And yet, at the times I relax my mind and my expectations, this is what comes through. It’s not always like that, too often I find myself taking the repeating themes and patterns in my meditations and forcing it through a particular lens, something more familiar, more expected. Sometimes now I can catch myself doing it (I think I can credit the regular banishing ritual to that growing awareness), but often it’s unconscious – the remnants of an old foundation, the basic unquestioned assumptions about the way things are, trying to impose its layout on the new structure being erected on its grounds. My brain has resisted this, and its every resistance, its every attempt to force a different image has always led to the same dead end; and from out of that dead end, the same idea of something or someone Celtic awaits. Pushing through to the complete banishing ritual has only made this more intense, more difficult to ignore.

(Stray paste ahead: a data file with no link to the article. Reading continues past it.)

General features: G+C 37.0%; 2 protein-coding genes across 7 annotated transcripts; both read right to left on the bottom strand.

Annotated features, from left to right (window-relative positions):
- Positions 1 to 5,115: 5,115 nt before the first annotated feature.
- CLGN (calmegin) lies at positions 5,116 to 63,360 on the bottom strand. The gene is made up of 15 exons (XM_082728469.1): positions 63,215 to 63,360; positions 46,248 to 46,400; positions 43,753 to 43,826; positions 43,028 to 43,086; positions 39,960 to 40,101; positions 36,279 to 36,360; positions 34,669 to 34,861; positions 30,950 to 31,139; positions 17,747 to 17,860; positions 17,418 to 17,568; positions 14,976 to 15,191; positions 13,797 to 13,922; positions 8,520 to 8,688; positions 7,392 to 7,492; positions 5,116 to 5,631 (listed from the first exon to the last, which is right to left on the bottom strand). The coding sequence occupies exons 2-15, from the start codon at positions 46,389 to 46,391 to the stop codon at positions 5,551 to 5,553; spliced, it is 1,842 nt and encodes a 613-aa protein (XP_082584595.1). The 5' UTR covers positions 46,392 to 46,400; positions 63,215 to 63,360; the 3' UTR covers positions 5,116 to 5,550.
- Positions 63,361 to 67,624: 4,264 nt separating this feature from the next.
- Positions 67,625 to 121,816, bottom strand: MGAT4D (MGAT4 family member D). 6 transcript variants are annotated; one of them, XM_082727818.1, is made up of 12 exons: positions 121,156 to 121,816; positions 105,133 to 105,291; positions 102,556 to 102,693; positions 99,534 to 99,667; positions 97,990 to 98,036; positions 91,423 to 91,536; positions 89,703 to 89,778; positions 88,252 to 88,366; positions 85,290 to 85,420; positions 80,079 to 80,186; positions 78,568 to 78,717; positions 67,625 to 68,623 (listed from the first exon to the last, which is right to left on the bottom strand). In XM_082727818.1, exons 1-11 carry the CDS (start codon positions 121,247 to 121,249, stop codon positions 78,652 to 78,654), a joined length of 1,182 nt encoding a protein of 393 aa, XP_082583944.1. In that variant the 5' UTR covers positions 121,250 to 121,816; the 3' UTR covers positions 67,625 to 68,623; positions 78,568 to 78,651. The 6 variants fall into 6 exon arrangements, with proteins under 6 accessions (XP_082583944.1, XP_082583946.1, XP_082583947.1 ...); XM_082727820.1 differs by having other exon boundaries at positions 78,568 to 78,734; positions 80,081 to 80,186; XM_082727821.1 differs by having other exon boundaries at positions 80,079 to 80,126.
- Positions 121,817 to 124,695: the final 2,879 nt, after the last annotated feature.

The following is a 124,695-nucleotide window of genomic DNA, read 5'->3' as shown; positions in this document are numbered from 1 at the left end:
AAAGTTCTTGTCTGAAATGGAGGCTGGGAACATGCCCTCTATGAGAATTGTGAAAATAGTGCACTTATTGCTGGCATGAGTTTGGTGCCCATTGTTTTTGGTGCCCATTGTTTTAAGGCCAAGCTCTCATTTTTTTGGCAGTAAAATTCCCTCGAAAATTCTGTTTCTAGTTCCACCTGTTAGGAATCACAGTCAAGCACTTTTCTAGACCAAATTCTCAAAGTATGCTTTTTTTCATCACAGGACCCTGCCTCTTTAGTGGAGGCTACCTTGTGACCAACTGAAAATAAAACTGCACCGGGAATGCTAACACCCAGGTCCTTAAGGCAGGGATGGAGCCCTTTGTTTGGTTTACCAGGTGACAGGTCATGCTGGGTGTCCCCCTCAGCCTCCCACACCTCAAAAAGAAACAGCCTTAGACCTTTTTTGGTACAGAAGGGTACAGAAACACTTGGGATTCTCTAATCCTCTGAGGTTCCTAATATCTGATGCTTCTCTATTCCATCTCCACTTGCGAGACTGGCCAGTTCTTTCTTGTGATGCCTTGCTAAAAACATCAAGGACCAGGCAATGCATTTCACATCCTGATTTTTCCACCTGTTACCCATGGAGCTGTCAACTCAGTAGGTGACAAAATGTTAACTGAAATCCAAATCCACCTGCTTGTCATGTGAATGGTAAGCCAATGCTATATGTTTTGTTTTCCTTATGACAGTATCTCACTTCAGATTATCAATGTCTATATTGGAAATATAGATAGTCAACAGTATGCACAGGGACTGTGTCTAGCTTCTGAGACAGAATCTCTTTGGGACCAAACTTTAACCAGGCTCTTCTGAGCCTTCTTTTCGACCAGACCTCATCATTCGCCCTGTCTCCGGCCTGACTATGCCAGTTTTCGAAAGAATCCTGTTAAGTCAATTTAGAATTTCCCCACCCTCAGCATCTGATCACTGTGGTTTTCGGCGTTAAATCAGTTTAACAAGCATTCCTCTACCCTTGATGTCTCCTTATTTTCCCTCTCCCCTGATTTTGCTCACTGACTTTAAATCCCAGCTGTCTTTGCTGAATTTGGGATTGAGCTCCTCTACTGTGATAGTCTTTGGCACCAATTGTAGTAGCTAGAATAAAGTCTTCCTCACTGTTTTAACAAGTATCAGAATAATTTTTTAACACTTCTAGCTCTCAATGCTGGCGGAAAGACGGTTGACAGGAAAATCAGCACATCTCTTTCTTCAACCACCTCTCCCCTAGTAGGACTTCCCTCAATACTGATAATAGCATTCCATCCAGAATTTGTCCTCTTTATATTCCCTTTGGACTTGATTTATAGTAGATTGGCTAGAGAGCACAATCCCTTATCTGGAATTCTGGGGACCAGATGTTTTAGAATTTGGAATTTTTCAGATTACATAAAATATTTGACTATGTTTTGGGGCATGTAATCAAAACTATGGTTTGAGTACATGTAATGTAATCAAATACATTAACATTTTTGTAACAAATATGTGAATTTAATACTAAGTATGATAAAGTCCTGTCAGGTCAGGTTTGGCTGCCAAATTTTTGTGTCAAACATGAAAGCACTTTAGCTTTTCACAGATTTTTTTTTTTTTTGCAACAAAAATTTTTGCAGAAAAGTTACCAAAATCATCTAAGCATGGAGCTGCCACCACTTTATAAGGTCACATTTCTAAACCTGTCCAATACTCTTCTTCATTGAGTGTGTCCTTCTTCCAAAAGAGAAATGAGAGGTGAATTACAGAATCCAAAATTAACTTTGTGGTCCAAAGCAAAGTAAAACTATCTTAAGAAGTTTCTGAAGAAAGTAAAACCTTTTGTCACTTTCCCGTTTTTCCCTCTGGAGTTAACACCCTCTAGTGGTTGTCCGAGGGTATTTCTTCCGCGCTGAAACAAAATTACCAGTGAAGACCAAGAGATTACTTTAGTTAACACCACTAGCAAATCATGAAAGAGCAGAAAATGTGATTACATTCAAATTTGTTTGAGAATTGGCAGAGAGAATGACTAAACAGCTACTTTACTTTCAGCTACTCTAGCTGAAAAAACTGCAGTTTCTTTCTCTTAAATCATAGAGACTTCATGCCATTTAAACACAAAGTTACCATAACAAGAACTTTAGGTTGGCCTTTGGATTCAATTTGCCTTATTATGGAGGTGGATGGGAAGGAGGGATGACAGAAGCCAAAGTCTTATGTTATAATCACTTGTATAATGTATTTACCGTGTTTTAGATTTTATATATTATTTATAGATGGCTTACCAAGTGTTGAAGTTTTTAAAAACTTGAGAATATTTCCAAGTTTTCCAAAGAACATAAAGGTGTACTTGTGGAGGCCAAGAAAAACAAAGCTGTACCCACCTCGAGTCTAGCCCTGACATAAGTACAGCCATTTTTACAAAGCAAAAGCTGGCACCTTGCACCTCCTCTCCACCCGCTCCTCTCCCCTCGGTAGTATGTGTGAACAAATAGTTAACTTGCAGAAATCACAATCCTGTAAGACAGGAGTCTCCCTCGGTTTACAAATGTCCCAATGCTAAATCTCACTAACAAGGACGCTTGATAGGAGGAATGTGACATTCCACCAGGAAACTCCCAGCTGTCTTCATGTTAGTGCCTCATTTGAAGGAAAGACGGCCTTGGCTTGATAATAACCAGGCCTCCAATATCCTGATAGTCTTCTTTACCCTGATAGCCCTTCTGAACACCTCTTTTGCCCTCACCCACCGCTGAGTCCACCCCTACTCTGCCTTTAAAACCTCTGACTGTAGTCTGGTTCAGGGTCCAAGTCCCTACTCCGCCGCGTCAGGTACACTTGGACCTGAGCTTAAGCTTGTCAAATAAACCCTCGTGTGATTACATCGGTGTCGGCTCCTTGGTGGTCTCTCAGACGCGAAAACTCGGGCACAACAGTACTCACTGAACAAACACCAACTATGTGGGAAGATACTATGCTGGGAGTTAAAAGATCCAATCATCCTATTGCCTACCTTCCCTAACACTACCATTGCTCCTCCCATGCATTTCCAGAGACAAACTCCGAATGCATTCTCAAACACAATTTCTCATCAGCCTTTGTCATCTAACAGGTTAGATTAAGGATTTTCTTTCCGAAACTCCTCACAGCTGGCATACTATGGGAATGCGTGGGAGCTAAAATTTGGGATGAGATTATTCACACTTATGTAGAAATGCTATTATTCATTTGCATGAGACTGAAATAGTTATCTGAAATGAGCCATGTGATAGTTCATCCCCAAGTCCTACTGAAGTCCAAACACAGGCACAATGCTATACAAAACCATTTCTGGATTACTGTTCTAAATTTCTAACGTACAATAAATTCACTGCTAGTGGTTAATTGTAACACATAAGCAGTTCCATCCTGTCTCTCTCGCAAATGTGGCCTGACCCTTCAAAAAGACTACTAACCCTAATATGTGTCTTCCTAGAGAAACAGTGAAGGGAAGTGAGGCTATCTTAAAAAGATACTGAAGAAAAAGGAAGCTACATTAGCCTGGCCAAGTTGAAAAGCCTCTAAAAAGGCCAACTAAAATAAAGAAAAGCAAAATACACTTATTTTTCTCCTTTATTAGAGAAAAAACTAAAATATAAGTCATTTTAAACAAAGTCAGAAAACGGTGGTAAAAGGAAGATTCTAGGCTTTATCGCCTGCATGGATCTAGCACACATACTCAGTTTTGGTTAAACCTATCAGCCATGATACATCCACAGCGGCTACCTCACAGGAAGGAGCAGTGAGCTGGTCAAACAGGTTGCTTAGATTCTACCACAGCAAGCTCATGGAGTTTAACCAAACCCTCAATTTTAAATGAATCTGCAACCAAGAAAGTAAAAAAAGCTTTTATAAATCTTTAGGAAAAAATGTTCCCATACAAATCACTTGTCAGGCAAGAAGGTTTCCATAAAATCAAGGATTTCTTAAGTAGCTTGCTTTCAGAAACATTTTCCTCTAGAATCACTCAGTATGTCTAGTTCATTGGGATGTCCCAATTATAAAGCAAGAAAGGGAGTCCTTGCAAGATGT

I don’t know what to make of it, but I probably ought to try getting to the bottom of it. Maybe it’s just some passing bit of weirdness, maybe it’s a temporary situation or something I need to learn, or maybe it’s the new state of affairs, for whatever reason. And maybe I’ll learn how to deal with my disinterest in Celtic mythology. Hell, maybe the disinterest will change, I’ve heard of it happening.
I did not intend for this to be a new year’s post, believe it or not this is just when things happened to wrap up. But since it is, I don’t think I’m allowed to hit publish without some commentary on the passing decade. That decade really sucked. It began with my preparing to move somewhere that I never should have moved to (though the circumstances being what they then were, I’m not sure what I could’ve done differently), and from that low point it was a near constant stream of shit, one disaster after another, losing friends I kind of wish I hadn’t as well as ones I wish I’d never made to begin with. Five years it took to strip me of just about everything I’d built for myself since moving out into the world and into the NeoPagan community three years prior; it took the next five years to pick myself up from that onslaught and figure out how to move on. Or start to figure it out.
This decade, with some degree of understanding gained, some sense of direction found, some actual training accomplished and more on its way, is looking a lot better.